Q. Did your district continue to adequately serve students during the disruptions caused by the pandemic? If so, please cite an example of how it successfully adjusted to continue providing services. If not, please cite a specific example of what could have been done better.

A. As previously noted, the District 200 Board has had the responsibility to provide as safe an environment as possible for students and staff in line with CDC and IDPH guidelines. I believe the Board has taken this responsibility seriously while taking a reasonable approach in allowing in-person learning at the elementary level. Working with the administration, safety protocols have been put in place since the beginning of the school year in the elementary schools which has allowed in-person learning with minimal spread of the virus. These same protocols are much harder to maintain at the secondary level and, as a result, middle and high school students have been in a remote learning mode much of the year. Currently, secondary students are successfully attending schools within a hybrid model with opt in surveillance testing in place to monitor the spread of the virus. Responsible and reasonable are words I have used to describe the approach District 200 has taken with regard to in-person learning. I believe this approach has served the students and staff and, therefore, the entire community of District 200 well.

                                                                                                                                                                                                                       
 

Q. Do you have a plan on how to safely and effectively conduct classes in the spring? What have you learned from the fall semester that you would change in the spring?

A. The District 200 Board, as noted, has been working with the administration to take a responsible and reasonable approach to allowing in-person learning. Since the number of cases of infection is expected to fall due to the impact of the vaccines, the Board is prepared to allow for more in-person learning at the secondary level. In person learning has been in place at the elementary level since the beginning of the school year. As a result of this success, in-person learning will continue through the winter and into the spring. Along with monitoring the infection rates and continuing to follow CDC and IDPH guidelines, the administration and Board have been closely watching the attendance levels at the secondary schools to determine if more in-person learning can be allowed. Social distancing in classrooms is a key protocol which must be in place to responsibly allow for more in-person learning. Lower attendance rates, although not necessarily desirable, could allow for secondary students to spend more time in in-person learning each week. However, what is most desirable is to have infection rates drop allowing for more in-person learning time.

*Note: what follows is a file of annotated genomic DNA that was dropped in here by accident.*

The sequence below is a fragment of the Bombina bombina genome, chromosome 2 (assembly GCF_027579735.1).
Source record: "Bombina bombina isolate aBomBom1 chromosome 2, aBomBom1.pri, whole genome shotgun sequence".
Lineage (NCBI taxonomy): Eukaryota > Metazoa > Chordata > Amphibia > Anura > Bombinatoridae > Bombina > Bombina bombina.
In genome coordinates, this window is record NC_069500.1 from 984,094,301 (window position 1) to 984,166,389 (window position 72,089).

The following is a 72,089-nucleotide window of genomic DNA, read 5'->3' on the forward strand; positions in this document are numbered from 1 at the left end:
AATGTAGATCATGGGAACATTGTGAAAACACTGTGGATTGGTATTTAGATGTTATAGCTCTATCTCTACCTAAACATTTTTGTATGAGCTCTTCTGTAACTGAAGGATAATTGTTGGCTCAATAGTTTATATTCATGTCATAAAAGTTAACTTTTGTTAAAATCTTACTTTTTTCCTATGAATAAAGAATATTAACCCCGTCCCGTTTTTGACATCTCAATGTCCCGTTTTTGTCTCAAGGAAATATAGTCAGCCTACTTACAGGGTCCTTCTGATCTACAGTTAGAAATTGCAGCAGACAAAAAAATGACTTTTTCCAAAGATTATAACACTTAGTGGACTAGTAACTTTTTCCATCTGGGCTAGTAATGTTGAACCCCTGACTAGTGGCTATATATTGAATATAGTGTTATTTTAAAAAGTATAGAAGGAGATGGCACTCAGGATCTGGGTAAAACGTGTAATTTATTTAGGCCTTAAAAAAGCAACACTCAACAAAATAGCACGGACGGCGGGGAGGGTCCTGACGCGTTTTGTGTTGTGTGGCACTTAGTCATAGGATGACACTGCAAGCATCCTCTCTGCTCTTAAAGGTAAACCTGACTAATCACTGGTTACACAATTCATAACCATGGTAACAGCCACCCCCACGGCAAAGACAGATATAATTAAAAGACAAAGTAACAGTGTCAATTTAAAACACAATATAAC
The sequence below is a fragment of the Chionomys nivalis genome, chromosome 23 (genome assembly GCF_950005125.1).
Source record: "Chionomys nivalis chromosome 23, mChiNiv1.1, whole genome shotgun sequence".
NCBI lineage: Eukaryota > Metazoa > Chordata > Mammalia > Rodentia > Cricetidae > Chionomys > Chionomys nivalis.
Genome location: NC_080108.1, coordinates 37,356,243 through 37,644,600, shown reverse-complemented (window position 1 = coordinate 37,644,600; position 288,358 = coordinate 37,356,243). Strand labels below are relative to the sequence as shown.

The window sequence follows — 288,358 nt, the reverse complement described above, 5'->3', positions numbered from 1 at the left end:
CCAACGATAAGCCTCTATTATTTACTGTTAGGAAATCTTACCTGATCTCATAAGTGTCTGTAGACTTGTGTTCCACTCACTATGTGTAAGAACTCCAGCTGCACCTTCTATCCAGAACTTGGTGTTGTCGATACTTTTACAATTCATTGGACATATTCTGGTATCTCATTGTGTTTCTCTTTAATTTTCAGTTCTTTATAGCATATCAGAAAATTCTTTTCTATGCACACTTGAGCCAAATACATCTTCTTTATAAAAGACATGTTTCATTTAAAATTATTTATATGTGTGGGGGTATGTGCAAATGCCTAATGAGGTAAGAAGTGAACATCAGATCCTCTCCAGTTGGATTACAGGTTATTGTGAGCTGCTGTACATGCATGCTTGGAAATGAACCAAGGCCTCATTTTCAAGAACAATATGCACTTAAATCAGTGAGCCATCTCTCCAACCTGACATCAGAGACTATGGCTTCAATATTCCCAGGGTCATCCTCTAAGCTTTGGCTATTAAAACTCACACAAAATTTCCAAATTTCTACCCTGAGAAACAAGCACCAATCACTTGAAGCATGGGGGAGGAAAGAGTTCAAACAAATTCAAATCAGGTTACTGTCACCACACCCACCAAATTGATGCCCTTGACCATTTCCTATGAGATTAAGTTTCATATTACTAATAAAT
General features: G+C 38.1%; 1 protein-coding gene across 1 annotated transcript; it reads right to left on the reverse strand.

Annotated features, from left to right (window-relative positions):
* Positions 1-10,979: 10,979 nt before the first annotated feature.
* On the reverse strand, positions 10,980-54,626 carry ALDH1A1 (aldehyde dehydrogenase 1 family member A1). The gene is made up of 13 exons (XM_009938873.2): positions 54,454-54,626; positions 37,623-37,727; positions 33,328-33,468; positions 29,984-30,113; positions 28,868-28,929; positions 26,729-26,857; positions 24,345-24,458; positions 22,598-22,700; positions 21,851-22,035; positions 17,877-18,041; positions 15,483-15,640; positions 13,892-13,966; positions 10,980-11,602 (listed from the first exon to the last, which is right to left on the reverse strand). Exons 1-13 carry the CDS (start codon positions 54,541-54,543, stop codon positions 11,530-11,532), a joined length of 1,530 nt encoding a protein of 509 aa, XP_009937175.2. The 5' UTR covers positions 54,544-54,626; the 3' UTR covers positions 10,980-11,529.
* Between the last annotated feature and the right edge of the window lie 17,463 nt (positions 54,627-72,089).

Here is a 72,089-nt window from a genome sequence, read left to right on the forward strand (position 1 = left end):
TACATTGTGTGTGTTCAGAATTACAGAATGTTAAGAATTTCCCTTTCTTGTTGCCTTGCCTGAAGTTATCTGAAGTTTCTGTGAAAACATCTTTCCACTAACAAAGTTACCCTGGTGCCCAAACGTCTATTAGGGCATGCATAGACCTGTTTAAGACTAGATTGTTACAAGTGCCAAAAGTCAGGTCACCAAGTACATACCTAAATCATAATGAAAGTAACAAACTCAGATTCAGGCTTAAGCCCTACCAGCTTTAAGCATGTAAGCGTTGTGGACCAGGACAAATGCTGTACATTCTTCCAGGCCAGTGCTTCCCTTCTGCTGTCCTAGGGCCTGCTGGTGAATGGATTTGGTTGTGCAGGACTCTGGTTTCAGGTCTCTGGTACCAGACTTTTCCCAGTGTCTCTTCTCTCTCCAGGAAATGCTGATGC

Q. What is your position on allowing high school sports to continue during the pandemic? Be specific.

A. Oversight of high school sports in the State of Illinois falls under the jurisdiction of the Illinois High School Association or IHSA. This agency makes decisions about inter scholastic sports which affect all member schools and the two high schools in District 200 fall under this jurisdiction. The IHSA has correctly, I believe, placed sports within categories based upon the degree of vulnerability to the virus given the nature of each sport. For example, participants in football and wrestling are more vulnerable than those who participate in tennis and golf. Decisions have been made about whether to allow given sports to compete based upon the level of vulnerability. The decision has been made, again correctly I believe, to not hold state championship level competition for those sports which have been allowed to continue in order to prevent large gatherings of fans and athletes. The District 200 Board and administration has had no choice but to follow the directives issued by the IHSA. One frustration I have heard expressed by boards of education and superintendents is the lack of timely decisions by the IHSA so that plans can be made at the local level.